Hokkaido University Research Profiles


Development of Polymer Electrolyte Fuel Cells with Excellent Sub-zero Start-up Performance

Elucidation of micro-nano freezing phenomena in fuel cells

We are visualizing the freezing phenomenon near the reaction layer in fuel cells, which cannot normally be observed, using an ultracold electron microscope. By combining electrochemical measurements, we are also elucidating the freezing phenomenon of produced water, which becomes a problem in cold climate applications, and are developing fuel cells with excellent sub-zero activation performance.

Content of research

In the polymer electrolyte fuel cell (PEFC), which is a highly efficient and clean energy conversion device, the water produced by the reaction passes through a catalyst layer pores of several tens of nanometers in diameter and is discharged into the gas diffusion layer and gas supply channel through the microporous layer (MPL), which is a porous layer with pores of several micrometers in diameter, as shown in the left figure below. In the activation in a sub-zero environment in cold regions, the produced water freezes, causing the power generation to stop and degrade. However, the phenomenon is on a micro-nano scale and is thus difficult to measure, so the phenomenon is still insufficiently understood. This study is aimed to clarify where the water freezes and what mechanism leads to performance shutdown and aging degradation. We will conduct microscopic observation, electrochemical measurement and catalyst layer model analysis to contribute to the improvement of activation resistance and extension of the service life. The middle figure below shows the catalyst layer filled with ice, and the right figure is a structural schematic of the catalyst layer modeled in the analysis.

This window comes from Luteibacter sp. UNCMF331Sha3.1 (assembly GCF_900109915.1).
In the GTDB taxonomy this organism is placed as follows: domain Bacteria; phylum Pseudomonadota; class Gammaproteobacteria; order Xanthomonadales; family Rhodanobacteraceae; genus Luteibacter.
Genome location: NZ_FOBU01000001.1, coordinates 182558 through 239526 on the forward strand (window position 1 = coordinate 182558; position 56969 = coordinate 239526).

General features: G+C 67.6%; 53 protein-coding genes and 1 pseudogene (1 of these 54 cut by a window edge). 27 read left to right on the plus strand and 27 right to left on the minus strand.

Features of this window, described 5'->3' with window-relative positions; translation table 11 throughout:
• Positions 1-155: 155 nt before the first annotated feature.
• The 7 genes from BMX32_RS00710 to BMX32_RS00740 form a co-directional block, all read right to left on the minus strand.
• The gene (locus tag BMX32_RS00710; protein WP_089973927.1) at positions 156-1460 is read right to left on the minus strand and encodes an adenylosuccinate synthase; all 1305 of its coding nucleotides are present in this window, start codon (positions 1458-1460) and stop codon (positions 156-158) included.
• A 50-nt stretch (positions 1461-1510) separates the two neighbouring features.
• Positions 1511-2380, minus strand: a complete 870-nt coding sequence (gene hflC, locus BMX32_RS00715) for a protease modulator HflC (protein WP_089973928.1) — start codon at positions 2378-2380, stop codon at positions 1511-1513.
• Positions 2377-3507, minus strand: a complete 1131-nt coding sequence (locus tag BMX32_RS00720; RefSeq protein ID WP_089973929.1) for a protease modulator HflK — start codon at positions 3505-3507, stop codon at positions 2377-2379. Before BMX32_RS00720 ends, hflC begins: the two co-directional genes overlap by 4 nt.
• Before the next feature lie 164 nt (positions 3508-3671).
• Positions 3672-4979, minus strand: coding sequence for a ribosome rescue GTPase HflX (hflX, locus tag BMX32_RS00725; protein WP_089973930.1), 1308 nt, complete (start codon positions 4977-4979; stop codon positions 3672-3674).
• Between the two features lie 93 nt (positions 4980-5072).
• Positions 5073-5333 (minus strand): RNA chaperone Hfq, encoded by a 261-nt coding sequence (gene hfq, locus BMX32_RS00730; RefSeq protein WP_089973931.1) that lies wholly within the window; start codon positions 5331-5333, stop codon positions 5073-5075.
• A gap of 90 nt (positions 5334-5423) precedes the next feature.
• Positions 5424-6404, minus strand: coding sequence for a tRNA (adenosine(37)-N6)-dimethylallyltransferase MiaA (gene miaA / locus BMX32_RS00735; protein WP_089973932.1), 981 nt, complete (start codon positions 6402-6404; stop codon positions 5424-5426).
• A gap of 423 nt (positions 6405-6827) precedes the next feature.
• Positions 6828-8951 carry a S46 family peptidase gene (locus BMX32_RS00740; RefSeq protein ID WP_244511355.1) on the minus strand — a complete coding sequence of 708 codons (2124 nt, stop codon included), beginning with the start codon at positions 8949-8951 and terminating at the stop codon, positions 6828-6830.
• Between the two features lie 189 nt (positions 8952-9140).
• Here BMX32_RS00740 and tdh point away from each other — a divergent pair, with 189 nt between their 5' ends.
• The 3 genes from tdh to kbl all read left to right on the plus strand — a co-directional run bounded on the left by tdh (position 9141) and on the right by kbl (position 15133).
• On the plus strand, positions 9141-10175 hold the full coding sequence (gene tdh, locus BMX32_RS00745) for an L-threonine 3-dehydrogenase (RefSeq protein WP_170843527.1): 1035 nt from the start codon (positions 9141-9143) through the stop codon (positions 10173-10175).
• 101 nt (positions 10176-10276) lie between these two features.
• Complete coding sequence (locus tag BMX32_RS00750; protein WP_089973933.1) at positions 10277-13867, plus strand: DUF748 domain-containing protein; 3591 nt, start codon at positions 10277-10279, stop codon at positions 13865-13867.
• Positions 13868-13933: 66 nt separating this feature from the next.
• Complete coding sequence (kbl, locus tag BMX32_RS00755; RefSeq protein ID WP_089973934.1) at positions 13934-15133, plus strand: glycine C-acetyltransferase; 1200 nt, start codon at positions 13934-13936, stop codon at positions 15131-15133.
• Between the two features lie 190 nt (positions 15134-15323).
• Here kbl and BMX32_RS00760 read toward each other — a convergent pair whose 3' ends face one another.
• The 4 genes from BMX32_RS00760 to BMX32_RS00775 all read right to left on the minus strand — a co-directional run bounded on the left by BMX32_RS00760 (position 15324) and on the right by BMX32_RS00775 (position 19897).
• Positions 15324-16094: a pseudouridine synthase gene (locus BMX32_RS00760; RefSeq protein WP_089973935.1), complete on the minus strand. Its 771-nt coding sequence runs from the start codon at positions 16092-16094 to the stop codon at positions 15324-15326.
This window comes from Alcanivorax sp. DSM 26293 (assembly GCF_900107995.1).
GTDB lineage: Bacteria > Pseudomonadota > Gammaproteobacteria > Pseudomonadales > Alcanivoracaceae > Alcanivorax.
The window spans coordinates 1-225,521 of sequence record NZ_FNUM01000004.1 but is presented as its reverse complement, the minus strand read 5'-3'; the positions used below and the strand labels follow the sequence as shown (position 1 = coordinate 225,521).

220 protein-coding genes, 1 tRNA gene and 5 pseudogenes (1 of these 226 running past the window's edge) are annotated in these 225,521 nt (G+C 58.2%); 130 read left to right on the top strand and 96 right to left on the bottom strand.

Potential for social implementation

  • ・Visualization of condensate distribution in a fuel cell
  • Using this method, we have successfully frozen, immobilized and visualized the condensate in the fuel cell, which interferes with the oxygen supply to the reaction layer. Using this method, we are now developing high-performance fuel cells for normal operation.

Appealing points to industry and local governments

We believe that this highly original project, which makes full use of microscopic observation and electrochemical measurement/analysis, will be useful to develop fuel cells for cold regions like Hokkaido. At our laboratory research is also conducted from a broad perspective to realize a sustainable energy system by developing high-efficiency equipment and analyzing social energy systems, so that we can contribute to solve energy and global warming problems.